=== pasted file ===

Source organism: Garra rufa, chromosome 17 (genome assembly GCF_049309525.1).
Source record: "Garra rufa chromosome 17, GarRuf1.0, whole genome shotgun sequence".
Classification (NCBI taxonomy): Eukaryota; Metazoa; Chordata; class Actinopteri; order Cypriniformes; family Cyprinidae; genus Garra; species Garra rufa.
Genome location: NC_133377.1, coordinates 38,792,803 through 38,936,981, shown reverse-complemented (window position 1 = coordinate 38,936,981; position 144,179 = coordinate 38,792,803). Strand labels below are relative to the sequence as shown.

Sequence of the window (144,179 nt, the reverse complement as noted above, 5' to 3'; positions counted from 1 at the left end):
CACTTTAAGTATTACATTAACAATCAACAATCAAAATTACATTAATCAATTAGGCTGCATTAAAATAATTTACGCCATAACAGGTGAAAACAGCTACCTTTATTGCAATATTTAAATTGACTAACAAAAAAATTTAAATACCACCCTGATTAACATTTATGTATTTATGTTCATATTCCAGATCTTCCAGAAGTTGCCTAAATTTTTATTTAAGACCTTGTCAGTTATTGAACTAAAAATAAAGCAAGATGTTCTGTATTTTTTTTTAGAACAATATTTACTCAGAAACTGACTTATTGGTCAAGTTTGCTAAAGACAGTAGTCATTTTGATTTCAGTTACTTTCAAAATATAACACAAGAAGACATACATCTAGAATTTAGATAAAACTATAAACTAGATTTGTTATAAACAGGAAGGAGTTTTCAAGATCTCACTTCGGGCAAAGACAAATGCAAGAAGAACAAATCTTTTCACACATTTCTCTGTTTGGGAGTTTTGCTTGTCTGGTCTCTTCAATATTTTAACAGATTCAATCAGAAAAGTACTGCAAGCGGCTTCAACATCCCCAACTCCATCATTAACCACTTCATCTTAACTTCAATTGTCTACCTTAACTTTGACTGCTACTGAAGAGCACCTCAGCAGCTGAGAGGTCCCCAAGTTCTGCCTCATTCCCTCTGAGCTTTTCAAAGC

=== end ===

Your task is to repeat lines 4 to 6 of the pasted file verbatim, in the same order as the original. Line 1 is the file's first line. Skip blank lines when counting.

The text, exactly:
Genome location: NC_133377.1, coordinates 38,792,803 through 38,936,981, shown reverse-complemented (window position 1 = coordinate 38,936,981; position 144,179 = coordinate 38,792,803). Strand labels below are relative to the sequence as shown.

Sequence of the window (144,179 nt, the reverse complement as noted above, 5' to 3'; positions counted from 1 at the left end):
CACTTTAAGTATTACATTAACAATCAACAATCAAAATTACATTAATCAATTAGGCTGCATTAAAATAATTTACGCCATAACAGGTGAAAACAGCTACCTTTATTGCAATATTTAAATTGACTAACAAAAAAATTTAAATACCACCCTGATTAACATTTATGTATTTATGTTCATATTCCAGATCTTCCAGAAGTTGCCTAAATTTTTATTTAAGACCTTGTCAGTTATTGAACTAAAAATAAAGCAAGATGTTCTGTATTTTTTTTTAGAACAATATTTACTCAGAAACTGACTTATTGGTCAAGTTTGCTAAAGACAGTAGTCATTTTGATTTCAGTTACTTTCAAAATATAACACAAGAAGACATACATCTAGAATTTAGATAAAACTATAAACTAGATTTGTTATAAACAGGAAGGAGTTTTCAAGATCTCACTTCGGGCAAAGACAAATGCAAGAAGAACAAATCTTTTCACACATTTCTCTGTTTGGGAGTTTTGCTTGTCTGGTCTCTTCAATATTTTAACAGATTCAATCAGAAAAGTACTGCAAGCGGCTTCAACATCCCCAACTCCATCATTAACCACTTCATCTTAACTTCAATTGTCTACCTTAACTTTGACTGCTACTGAAGAGCACCTCAGCAGCTGAGAGGTCCCCAAGTTCTGCCTCATTCCCTCTGAGCTTTTCAAAGC